The end of the Roxy Theatre signified the beginning of the end for thousands of movie palaces across the country.
With its destruction, New York City began to destroy its past for urban renewal and the city, and movie palaces, have never been the same.
The Capri Theatre was opened in 1941 as the New Goodwood Star Theatre. It was built by RJ Nurse and designed by architect Mr Chris Smith (Architect). The Theatre’s architectural style is art deco/modern.
This style is highlighted by the curvaceous lines, circles and semi-circles, a feature of the Capri and of the 1940’s architectural era. The Capri originally had a seating capacity of 1,472.
The Capri Theatre opened its doors for its first night of trade in October 1941, to a double feature from MGM of ‘Florian’ which starred Robert Young and Helen Gilbert, as well as ‘Dr. Kildare Goes Home’, starring Lew Ayres and Lionel Barrymore.
Greater Union acquired the Theatre in 1947. In 1964, the Theatre was re-branded the ‘New Cinema Curzon’
In 1967 Greater Union undertook some capital works on the Theatre, and reduced the seating capacity to 851.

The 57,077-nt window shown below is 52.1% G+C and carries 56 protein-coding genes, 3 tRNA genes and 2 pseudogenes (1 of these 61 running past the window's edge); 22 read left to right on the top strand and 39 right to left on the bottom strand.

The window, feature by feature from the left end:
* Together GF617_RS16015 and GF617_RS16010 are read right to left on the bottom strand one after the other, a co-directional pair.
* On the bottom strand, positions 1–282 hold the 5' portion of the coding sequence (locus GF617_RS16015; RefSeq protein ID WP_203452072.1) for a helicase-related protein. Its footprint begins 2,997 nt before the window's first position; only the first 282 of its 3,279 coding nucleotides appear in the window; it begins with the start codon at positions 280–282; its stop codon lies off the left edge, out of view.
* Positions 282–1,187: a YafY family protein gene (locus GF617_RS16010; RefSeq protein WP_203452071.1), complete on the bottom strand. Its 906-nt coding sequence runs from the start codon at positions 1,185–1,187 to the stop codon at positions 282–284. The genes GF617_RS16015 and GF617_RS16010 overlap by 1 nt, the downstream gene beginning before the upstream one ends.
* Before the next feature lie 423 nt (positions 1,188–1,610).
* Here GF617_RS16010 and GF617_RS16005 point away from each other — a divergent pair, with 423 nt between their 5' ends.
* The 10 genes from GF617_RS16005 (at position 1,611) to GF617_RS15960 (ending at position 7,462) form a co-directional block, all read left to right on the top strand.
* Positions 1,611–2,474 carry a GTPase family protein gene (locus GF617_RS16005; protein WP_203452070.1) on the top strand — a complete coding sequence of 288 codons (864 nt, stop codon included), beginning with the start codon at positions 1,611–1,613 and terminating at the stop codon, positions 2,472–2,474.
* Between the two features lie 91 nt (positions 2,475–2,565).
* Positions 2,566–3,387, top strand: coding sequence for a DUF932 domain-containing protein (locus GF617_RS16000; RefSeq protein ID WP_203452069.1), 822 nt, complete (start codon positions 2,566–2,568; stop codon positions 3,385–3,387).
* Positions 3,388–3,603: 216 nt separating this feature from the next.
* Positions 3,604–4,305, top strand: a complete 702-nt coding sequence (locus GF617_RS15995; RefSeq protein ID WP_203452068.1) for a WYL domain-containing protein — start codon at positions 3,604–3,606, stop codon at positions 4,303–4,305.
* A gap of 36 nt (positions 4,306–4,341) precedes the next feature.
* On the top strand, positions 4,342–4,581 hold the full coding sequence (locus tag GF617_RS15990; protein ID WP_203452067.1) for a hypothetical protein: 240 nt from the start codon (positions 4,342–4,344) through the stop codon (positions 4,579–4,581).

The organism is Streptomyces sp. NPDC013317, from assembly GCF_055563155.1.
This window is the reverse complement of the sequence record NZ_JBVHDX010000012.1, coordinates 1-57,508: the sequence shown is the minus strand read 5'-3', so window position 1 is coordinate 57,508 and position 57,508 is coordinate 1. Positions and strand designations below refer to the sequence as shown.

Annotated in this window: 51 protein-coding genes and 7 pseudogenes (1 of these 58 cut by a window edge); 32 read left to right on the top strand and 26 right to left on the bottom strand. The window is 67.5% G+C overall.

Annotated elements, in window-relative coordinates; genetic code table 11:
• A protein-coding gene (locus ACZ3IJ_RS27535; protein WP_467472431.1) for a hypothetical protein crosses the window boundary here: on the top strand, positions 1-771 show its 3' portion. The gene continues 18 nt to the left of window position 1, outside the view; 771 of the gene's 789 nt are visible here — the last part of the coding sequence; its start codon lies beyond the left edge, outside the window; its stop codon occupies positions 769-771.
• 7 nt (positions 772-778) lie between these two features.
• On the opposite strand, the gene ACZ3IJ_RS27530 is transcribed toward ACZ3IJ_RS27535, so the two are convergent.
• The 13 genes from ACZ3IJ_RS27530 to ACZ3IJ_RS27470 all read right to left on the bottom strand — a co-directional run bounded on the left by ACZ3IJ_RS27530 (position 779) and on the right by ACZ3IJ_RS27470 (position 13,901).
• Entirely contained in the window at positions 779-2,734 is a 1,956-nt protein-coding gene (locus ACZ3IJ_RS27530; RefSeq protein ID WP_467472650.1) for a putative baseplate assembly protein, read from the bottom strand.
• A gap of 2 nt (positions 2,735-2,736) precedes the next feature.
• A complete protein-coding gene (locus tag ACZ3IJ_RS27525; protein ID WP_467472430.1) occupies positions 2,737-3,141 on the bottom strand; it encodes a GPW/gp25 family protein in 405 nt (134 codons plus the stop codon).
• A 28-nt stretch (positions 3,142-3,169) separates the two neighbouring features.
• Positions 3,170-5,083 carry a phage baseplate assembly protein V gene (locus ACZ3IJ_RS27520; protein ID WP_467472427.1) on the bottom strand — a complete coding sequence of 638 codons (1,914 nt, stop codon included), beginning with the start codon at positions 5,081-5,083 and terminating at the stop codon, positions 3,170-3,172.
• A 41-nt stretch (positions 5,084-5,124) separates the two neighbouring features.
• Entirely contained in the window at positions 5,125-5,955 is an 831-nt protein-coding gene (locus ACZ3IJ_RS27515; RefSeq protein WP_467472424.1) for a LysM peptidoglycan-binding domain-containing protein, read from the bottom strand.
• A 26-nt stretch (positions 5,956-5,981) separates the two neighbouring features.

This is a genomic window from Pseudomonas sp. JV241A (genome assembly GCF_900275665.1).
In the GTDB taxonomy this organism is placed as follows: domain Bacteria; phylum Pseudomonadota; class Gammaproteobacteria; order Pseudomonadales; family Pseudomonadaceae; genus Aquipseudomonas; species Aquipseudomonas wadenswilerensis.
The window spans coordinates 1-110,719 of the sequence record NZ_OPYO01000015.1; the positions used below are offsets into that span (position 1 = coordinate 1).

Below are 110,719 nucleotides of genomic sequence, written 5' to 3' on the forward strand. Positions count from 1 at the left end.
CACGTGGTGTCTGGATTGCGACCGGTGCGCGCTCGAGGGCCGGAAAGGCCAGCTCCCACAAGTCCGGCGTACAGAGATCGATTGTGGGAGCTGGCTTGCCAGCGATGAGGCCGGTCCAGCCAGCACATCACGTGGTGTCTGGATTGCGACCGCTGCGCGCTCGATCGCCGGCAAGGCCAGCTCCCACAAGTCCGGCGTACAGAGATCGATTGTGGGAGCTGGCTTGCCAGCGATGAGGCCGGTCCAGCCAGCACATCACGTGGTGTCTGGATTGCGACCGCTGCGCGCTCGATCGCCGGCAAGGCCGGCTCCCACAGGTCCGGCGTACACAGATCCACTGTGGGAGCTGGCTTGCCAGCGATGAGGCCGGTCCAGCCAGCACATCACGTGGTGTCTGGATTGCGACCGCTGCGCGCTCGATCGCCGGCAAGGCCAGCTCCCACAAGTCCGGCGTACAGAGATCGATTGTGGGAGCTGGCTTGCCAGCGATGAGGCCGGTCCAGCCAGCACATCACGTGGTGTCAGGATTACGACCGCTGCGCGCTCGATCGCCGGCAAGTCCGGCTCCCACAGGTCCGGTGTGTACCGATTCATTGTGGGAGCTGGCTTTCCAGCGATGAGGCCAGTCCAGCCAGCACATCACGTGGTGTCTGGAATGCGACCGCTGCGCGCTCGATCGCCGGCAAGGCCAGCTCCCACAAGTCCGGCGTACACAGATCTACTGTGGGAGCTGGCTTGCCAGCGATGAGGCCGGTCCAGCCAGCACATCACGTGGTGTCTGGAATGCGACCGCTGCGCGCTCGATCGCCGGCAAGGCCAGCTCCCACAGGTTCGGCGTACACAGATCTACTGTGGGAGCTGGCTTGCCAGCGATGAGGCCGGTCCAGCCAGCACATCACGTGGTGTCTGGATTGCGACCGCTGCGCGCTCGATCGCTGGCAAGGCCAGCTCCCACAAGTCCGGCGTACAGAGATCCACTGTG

1978 was the year that TOSA, (Theatre Organ Society of Australia SA Division) purchased the Theatre and in December re-named it ‘Capri Theatre’.
The inaugural Capri ‘Wurlitzer’ concert was held on 2nd April 1983.
In 1986, Crocodile Dundee played at the Capri Theatre and was hugely successful, playing for almost one full calendar year and helping TOSA (SA Division) complete their loan and thus own the Theatre outright.
The Capri Theatre was added to the South Australia register of state heritage items in 1990.
In 2012, the Capri Theatre upgraded its film technology by purchasing a brand new digital film projector.
On his most recent trip to Greenland, photographer Ciril Jazbec witnessed something magical—a photographic experience that made his “hairs stand on end.”